Mystery Death Of Oxford Dodo Revealed: How Scientists Use The Specimen To Rewrite Extinct Bird’s History

Sunday, April 22, 2018

Paleontologists have finally known that the last of the dodos, which has been kept in an Oxford museum, did not die of natural causes but by a gunshot.

Researchers at Oxford University Museum of Natural History and WGM at the University of Warwick used a CT scanning technology to analyze the bird’s head and foot, the only remaining dodo soft tissue in the world.

Results of the 3D software analysis showed that the bird’s skull had particles of t’1 shot pellets that were used to hunt wildfowls in the 1700s. Scientists reported that the shot affected both the head and neck. However, the bullet did not penetrate the skull, which was later found to be very thick.

“The shot is consistent with it being very fine caliber fowling shot – the sort of shot that was used to down birds,” Prof. Paul Smith, director of Oxford University Museum of Natural History told The Guardian.

This new finding refutes the popular theory that the Oxford Dodo was kept alive in London as a “money-spinning curiosity.”

“Although the results were initially shocking, it was exciting to be able to reveal such an important part of the story in the life of the world’s most famous extinct bird. It just goes to show that when you are carrying out investigative research, you never quite know what you are going to find,” said Prof. Mark Williams, head of the Product Evaluation Technologies and Metrology Research Group at WMG, University of Warwick.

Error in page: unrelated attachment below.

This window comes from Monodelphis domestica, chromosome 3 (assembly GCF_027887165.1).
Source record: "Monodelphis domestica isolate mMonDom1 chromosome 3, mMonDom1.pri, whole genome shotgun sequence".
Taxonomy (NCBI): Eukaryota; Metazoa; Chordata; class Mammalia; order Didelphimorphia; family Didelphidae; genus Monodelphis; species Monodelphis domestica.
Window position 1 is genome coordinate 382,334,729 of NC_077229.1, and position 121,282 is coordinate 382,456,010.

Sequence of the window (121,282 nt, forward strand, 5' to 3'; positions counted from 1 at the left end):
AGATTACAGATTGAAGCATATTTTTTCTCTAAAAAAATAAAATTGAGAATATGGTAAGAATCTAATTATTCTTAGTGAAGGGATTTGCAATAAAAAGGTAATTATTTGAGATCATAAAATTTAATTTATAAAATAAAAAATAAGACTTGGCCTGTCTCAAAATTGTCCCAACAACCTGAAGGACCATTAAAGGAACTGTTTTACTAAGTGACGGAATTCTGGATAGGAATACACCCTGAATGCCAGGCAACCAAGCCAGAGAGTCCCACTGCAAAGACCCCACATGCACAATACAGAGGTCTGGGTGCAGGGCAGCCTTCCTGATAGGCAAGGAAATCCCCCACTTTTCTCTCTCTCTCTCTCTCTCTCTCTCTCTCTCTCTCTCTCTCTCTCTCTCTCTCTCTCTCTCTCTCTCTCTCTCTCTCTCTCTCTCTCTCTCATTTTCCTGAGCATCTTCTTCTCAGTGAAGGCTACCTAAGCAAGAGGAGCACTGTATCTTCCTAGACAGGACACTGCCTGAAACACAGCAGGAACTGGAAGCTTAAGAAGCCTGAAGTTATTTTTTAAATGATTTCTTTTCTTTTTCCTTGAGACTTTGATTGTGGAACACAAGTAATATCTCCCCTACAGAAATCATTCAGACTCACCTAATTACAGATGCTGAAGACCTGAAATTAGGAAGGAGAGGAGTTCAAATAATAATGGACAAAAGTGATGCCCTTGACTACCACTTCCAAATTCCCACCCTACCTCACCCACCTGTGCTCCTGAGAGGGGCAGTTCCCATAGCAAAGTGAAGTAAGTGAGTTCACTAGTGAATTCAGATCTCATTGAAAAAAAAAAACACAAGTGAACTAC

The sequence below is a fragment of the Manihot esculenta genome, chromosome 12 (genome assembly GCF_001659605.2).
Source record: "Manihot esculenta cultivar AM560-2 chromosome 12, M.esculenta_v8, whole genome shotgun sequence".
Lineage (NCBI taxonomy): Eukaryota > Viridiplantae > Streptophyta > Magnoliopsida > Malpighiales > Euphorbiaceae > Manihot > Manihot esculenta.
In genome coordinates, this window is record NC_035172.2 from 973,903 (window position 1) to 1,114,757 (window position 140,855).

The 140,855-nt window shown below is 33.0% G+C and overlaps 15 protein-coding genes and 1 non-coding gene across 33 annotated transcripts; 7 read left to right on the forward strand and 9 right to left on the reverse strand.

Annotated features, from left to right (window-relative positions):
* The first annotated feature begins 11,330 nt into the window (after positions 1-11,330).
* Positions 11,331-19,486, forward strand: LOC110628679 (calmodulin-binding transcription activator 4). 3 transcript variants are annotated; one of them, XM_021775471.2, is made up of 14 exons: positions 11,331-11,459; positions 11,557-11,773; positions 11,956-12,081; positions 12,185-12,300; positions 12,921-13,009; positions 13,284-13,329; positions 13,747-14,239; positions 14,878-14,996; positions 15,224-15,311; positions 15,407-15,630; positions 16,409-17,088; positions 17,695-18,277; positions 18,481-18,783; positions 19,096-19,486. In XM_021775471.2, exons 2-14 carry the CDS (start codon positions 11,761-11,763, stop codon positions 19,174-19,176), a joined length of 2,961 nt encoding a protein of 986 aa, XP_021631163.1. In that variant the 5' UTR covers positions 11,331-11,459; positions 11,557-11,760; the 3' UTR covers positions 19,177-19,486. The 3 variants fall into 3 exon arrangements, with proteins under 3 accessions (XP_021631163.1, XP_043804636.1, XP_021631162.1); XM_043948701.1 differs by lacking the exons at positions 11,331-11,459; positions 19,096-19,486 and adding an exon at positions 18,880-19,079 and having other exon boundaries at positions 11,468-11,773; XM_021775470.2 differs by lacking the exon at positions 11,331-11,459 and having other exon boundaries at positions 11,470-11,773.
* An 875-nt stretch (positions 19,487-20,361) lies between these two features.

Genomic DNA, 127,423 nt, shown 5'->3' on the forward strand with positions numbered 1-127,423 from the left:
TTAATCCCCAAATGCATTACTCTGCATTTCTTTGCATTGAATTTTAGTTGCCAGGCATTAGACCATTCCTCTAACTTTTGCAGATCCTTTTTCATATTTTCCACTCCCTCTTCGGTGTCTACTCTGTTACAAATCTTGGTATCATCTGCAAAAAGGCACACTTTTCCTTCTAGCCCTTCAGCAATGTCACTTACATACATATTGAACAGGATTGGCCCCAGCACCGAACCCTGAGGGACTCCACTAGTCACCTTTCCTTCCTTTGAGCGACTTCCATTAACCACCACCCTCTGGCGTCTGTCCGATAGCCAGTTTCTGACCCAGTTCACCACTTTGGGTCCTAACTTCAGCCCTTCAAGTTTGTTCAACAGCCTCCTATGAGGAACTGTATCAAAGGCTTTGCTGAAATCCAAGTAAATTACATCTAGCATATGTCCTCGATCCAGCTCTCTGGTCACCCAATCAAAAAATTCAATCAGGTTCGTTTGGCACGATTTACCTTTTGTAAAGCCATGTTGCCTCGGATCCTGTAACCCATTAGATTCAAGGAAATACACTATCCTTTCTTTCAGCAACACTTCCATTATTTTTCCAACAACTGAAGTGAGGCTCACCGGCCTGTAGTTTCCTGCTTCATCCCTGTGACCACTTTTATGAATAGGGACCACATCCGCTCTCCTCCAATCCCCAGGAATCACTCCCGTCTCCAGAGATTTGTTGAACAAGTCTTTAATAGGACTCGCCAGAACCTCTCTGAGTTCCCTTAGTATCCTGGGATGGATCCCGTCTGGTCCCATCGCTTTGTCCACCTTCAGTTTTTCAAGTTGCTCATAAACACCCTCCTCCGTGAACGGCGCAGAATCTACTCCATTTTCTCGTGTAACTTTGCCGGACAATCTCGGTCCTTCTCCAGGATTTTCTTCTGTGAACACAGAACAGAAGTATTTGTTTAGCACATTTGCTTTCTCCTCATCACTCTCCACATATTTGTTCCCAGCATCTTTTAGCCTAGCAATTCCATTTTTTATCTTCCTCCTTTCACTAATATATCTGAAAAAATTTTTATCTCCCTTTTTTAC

Many would know the dodo as an iconic character in Lewis Carroll’s classic novel Alice in Wonderland. Yet, the history of the dodo goes all the way back to the early 1600s when Dutch explorers discovered the bird in Mauritius Island in the Indian Ocean.

Experts said that the extinction of dodos is most likely due to the proliferation of rats and other animals brought by ships, which theoretically ate dodo eggs and competed for food.

Another theory suggested that the bird was hunted by Dutch explorers. However, no bones were found when scientists excavated the remains of an early Mauritian settlement.

It was only in 1796 that the extinction of dodo was known to the public through the French paleontologist Georges Cuvier. In 1848, Victorian researchers Hugh Edwin Strickland and Alexander Gordon Melville published the book The Dodo and Its Kindred.

“It’s based mostly on what they could discover from the Oxford and British Museum specimens, and it helped make dodos rather hot in the Victorian period,” said Leon Claessens, an associate professor of vertebrate paleontology and anatomy at the College of the Holy Cross in Worcester, Massachusetts.

The Oxford Dodo has been housed at Oxford University since the original Ashmolean Museum was established in the 17th century. In 1828, the British Museum received one of the earliest casts commissioned by the Ashmolean Museum keeper John Duncan.

Currently, models of the Oxford Dodo are kept in the various museums including the American Museum of Natural History, Bradford Museums and Galleries, Bristol Museum and Art Gallery, Canterbury Museum in New Zealand, Great North Museum Hancock, and the National Geological Repository British Geological Survey, among others.